It's early days yet though... but this is a good enough start.

Once the 2 houses are properly separated, they will bring in a Monster Machine to knock down the whole structure. We've arranged for an ALL TOGETHER photoshoot where all of us will don hard hats and construction boots, and look cool in front of the Monster Machine.


My Sinfonia said...

Exciting isn't it? We are going into phase 2 now while work continues on the details for phase 1. Its amazing what some machinery and a few men can do!

Blur Ting said...

You've done your homework well!

L said...

sounds really exciting! all the best!

Petunia Lee said...

YM - Yup! You bet it is exciting!!

Petunia Lee said...

Ting - Yeah... after the bad experience with the previous architect, I kinda swung to the other extreme. A bit too much I thought... but well... too much is better than not enough when so much money is at stake huh?

Petunia Lee said...

daelight - How is life in Japan?

Malar said...

Wow! You have done a great job and survey too! Excellent!!

Petunia Lee said...

Malar - Thanks!

L said...

It's cold! 8 degrees now. Like living in a fridge. And EVERYBODY tells me it's gonna get colder. To the Japanese, 15 degrees is comfortable. If you don't hear from me in December, I might just have become a popsicle... =p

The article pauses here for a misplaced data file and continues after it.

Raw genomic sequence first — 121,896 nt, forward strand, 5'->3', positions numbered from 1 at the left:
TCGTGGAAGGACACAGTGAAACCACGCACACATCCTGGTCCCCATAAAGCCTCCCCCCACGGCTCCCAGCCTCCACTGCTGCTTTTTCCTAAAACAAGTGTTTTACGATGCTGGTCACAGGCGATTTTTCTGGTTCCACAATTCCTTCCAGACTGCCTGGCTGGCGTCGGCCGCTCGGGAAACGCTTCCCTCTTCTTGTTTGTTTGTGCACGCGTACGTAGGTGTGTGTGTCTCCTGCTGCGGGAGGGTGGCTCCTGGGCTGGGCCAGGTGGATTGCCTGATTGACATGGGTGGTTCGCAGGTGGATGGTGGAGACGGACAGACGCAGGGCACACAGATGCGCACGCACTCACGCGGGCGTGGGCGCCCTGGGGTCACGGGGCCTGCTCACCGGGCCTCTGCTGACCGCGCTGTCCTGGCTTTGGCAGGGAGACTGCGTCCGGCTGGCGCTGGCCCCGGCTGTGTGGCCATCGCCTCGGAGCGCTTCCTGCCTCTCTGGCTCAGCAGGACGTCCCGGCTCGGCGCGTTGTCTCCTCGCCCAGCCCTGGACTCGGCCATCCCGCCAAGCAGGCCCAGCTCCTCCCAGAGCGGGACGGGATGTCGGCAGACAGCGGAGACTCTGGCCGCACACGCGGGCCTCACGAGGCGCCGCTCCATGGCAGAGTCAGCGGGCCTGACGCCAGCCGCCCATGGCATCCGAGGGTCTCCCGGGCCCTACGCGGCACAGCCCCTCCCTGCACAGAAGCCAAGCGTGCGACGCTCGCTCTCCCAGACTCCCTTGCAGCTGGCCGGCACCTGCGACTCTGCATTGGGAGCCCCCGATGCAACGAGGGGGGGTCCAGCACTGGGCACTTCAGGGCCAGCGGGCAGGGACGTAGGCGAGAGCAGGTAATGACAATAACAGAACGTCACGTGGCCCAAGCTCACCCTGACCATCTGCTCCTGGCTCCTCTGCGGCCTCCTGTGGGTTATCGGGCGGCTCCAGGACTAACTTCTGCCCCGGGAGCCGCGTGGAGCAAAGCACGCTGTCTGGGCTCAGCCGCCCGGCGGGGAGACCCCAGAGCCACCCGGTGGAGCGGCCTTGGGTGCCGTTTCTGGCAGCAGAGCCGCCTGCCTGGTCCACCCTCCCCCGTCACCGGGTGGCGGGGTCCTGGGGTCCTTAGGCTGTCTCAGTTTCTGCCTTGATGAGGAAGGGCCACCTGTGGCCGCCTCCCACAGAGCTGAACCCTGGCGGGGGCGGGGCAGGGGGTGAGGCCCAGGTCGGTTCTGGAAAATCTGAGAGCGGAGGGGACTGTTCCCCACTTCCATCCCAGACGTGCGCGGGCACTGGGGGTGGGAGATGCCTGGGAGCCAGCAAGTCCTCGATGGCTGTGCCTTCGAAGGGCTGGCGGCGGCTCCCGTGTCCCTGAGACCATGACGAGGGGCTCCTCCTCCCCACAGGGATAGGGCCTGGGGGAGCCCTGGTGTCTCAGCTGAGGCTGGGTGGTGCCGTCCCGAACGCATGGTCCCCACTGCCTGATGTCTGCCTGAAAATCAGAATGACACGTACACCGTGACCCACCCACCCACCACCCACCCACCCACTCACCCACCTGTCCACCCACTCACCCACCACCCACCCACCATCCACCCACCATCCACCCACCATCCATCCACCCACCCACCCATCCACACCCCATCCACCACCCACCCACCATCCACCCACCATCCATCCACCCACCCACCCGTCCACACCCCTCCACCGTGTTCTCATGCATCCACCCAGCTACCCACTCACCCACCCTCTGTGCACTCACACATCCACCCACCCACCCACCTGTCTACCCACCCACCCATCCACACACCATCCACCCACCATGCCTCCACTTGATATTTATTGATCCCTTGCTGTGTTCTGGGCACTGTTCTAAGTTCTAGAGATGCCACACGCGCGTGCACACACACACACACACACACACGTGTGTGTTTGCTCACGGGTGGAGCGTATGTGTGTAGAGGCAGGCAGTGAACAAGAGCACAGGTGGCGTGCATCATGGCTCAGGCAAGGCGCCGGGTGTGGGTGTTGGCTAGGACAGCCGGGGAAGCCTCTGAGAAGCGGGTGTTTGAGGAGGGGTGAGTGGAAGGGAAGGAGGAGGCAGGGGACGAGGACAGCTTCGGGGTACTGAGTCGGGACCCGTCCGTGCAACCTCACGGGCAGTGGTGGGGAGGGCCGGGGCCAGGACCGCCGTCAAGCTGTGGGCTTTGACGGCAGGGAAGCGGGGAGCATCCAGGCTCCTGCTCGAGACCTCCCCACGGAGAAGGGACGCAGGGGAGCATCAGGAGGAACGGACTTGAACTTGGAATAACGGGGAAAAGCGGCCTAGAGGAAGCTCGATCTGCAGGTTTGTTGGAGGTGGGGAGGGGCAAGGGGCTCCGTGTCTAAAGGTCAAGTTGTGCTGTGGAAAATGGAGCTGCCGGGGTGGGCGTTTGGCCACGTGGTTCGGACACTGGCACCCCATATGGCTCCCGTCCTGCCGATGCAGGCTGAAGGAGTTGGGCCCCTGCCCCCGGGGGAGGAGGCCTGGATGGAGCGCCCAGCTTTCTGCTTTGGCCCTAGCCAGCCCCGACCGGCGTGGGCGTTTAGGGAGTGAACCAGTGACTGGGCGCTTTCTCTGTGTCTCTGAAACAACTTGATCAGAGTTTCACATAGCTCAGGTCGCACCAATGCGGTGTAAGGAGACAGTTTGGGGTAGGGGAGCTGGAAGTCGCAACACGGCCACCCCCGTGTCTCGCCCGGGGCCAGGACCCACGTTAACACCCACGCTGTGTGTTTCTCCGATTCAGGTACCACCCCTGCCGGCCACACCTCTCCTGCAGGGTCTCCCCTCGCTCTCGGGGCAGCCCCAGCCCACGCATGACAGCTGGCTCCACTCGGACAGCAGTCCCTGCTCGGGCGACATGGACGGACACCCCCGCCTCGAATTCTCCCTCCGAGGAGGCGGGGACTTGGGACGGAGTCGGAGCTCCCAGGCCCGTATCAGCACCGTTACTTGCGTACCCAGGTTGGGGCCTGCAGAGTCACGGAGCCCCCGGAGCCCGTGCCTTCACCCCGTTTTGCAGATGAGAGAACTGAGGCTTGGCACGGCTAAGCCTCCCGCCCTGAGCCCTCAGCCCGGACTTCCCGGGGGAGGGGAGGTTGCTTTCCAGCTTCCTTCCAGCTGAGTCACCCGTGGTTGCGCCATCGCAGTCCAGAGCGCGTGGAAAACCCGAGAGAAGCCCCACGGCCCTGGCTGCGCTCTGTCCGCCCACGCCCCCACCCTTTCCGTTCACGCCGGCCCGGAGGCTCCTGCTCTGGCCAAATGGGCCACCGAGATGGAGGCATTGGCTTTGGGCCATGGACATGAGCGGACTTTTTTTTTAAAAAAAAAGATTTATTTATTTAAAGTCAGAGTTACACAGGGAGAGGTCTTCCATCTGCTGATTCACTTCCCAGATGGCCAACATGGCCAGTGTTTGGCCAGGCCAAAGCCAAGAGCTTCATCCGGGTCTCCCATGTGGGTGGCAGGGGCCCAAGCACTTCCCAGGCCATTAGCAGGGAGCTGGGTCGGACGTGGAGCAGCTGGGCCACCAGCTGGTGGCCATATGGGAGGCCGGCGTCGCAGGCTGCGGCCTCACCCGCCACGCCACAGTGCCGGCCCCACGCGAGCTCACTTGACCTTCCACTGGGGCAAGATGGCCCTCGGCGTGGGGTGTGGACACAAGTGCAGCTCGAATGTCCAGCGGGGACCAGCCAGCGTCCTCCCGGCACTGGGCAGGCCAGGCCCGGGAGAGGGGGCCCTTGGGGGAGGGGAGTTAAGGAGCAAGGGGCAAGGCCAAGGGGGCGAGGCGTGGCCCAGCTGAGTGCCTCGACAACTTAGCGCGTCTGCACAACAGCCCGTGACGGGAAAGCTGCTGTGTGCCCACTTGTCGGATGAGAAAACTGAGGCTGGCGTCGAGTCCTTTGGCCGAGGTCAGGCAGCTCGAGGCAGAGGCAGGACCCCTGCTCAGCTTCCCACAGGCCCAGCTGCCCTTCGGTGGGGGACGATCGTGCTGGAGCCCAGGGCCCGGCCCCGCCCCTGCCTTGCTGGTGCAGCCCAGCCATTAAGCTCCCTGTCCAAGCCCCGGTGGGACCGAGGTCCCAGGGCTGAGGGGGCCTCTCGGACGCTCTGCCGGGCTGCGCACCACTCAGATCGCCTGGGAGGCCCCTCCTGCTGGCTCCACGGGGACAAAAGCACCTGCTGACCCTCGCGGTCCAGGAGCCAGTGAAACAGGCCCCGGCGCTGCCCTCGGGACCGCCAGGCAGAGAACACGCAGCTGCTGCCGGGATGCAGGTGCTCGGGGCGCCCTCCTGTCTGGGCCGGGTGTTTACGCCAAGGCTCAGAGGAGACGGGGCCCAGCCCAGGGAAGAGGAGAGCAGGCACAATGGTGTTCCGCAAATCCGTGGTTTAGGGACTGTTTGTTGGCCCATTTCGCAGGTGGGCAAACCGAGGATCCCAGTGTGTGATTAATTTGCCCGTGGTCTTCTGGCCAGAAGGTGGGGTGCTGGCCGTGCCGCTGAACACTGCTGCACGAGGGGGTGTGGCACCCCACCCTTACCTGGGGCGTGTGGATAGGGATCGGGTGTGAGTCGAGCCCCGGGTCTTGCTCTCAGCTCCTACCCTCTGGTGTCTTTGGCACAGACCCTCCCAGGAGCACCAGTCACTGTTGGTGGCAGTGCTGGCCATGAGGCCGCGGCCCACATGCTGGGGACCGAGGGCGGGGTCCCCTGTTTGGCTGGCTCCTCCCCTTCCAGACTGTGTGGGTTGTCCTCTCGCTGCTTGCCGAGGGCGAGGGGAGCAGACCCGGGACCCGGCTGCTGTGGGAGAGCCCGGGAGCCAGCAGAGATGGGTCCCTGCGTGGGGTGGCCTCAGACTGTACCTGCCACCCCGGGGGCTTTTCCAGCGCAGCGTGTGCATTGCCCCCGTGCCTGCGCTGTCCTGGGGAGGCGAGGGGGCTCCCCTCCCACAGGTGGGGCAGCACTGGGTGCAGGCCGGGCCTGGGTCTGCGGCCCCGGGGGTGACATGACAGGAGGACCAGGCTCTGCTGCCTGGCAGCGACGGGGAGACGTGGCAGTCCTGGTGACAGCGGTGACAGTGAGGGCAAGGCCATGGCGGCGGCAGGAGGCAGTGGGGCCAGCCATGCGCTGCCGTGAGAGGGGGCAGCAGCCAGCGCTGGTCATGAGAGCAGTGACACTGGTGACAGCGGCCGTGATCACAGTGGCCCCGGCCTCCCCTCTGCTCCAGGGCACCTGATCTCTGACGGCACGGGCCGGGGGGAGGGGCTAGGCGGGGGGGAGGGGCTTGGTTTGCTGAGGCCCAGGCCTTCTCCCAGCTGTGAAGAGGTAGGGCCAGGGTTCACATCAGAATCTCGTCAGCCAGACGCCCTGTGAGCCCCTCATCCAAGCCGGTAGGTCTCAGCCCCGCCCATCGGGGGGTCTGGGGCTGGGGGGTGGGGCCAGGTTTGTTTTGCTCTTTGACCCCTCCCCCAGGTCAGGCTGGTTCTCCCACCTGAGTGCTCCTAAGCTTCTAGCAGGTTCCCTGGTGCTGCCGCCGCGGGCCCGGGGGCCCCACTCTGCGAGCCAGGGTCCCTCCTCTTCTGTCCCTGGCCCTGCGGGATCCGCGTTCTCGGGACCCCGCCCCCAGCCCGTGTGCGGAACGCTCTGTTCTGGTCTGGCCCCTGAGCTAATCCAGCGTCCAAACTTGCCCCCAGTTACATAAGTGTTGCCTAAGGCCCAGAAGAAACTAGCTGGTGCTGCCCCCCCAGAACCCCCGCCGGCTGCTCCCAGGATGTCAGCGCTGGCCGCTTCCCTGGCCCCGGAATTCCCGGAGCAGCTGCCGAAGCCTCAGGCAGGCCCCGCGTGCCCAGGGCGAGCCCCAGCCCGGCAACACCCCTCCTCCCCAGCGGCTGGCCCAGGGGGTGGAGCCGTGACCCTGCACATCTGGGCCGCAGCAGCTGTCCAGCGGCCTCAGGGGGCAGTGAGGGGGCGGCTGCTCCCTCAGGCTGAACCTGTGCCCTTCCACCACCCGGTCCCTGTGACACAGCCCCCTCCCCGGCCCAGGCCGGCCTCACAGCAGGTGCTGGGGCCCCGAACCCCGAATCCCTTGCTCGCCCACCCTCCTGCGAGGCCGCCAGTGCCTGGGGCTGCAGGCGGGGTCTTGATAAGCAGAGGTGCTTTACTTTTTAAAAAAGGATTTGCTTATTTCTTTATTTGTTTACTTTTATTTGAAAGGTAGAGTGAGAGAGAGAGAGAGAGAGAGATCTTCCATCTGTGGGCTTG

When will you be able to move into the new place? Are you planning the deco, furniture etc yet? So fun (and ma fun at times) ^^

By the way, what does little boy do with the grasshoppers? Does Milo get interested in them too?

Petunia Lee said...

daelight - As those who know me well will tell you, I have absolutely no eye for decor... and no taste in clothes. I get by the handicap by going for neutral colours and simple lines. And someone taught me that colours will match if there are similar underlying tones. So, I go with those simple rules and very few people know that I have absolutely no taste and no eye.

I'll move all the furniture over, paint all the walls creamy white... and I guess that is about all the decor I'm prepared to put effort into. So I dun think it's that much of a hassle. Of course, friends will probably note that the house isn't as pretty as it should be, but I guess coming from me, it'll surprise no one. Heh!

The grasshoppers are placed into a pen and when the kids are done counting them, the pen is opened and the grasshoppers go back into the grass. The pigeons come back and munch 'em up I suppose.

Milo would love them I suppose but he's never seen them. Little Boy catches them in school and Milo has never been to school. I rather think the Principal will have some stern words with me if I arranged for Milo AND Little Boy to go to school. Haha!

sleepy said...

hi Petunia, i've been reading your blog on house construction and found it really informative. thanks for posting your experience! have actually spoken to W Liew and am thinking of engaging him. is it ok for me to email you privately to ask re workmanship, costing and other issues? i'm at many thanks!

sleepy said...

hi Petunia, i've been reading your blog on house construction and found it really informative. thanks for posting your experience! have actually spoken to W Liew and am thinking of engaging him. is it ok for me to email you privately to ask re workmanship, costing and other issues? i'm at many thanks!